The next day, Stephen and Msimangu continue to search for Absalom. They catch a bus after Msimangu assures Stephen that they cannot catch a wrong one, for they all go into Johannesburg. Then they try to catch a bus to the neighborhood of Alexandra, which is where they believe Absalom to be.
The fact that every bus leads to the city reinforces the idea of Johannesburg as an inevitable force, into which all are drawn and destroyed.
A man approaches Stephen and asks him and Msimangu to reconsider taking the bus, because they are trying to do a strike to bring the bus fare back down. After some discussion, the men agree not to take the bus. After he leaves, Msimangu reveals that he is a friend of John’s, and an organizer of these types of political actions—also a man who has rejected the church. They begin to walk to Alexandra. After a while, a white man stops and offers them a ride, which they take. He takes them to where they need to go, drops them off, and leaves.
The political situation of Johannesburg becomes clearer and clearer. Though the men who fight against injustice are well-intentioned (John, the man who encourages them not to take the bus), they are still trapped in the same corrupting system.
As they walk through Alexandra, Msimangu tells Stephen about it, and how it is a place where black men can own property, but it has no services, and harbors a lot of crime, some of it very dangerous. He regales Stephen with stories of people robbed, beaten, assaulted. He says that people from neighboring communities, horrified by the crime, petitioned to destroy the whole place, but that other white people intervened, saying that it was important for black men to be able to own a home, and have a say in a community.
The whites of South Africa have created an untenable situation: they removed blacks from their land, become upset when suffering blacks seek money and security or express their rage, discuss dismantling even this artificial community that cannot exist anywhere else, but then decide that it must be allowed to exist because the community is stabilizing—even though whites dismantled the real community in the first place.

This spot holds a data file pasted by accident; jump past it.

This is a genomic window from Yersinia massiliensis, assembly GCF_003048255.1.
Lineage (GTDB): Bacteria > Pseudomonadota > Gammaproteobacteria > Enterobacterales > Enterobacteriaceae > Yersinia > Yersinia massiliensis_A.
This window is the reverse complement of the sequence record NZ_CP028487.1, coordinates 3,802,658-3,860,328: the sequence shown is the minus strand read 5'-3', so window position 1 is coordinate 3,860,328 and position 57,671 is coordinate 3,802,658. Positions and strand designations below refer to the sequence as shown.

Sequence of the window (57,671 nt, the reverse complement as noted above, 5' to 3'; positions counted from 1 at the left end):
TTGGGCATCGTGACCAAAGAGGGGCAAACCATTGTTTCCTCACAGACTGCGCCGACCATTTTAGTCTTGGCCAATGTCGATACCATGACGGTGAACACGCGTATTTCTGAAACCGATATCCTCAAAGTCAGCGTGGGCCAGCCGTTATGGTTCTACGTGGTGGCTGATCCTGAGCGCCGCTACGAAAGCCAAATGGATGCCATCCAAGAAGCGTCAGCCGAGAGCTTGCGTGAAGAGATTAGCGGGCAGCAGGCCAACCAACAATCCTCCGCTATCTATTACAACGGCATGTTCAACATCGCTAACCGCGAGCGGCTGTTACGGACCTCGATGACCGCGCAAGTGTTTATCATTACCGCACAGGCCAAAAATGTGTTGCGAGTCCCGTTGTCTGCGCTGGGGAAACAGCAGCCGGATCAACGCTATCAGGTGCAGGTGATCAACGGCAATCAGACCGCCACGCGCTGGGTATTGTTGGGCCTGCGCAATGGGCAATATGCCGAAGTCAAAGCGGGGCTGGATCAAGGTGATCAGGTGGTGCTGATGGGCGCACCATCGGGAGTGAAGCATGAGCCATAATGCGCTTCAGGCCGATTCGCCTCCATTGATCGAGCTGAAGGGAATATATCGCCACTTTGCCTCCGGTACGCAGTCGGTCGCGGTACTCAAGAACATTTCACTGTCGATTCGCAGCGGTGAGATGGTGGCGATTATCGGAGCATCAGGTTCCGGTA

They finally arrive at the house. The woman inside reluctantly lets them in. She says that Absalom and his cousin have been gone for a while. She is reluctant to answer questions, insists that nothing is wrong, and is obviously afraid. The men leave. Outside, Msimangu suggests that both of them may have been too many to question her, making her nervous. He leads Stephen away, and then returns to the house.
The situation is so bad in Johannesburg that people don’t even trust two parsons. These people have been so broken that they cannot put faith in the church or in their own people.
Msimangu assures the woman that he is not from the police. He presses her for more information, telling her that Stephen is an old man who is suffering, and that they are only seeking Stephen's son. The woman still refuses to talk. Finally, Msimangu agrees to swear on a Bible that they are only looking for Absalom, and will not bring misfortune down upon her head. After this, she reveals that the boys had lived there, and dealt in likely stolen goods, though she never noticed any blood. She repeats that they have been gone for a long time and she doesn’t know where they are, but that they knew a taxi driver. She tells them how to find the taxi driver.
Msimangu learns more details about how far Absalom has fallen, and how much danger he is in. Again, he knows more than Stephen—but, living in Johannesburg, he understands the situation more clearly than Stephen can, at least for now.
They seek out the taxi driver and ask him about Absalom. The driver seems very afraid. After Msimangu explains why they are seeking out Absalom, the man tells them that he is in a shantytown. They thank him, and take his cab back to Johannesburg.
The trail of Absalom has only led in a downward spiral: respectable district, crime-ridden district, and now to a shantytown.
On the road, they see the people boycotting the buses making the long walk. Police officers try to dissuade white people from giving the black people rides, which some do. As they drive, Stephen thinks about the kindness of these white people and smiles. Msimangu is also taken with it, but more fiercely.
Stephen and Msimangu’s conflicting views on the kindness of white people reveals that the motivations are similarly complicated. What does it mean when people who have done a great, overarching evil do a small thing of kindness? What kind of repayment is that?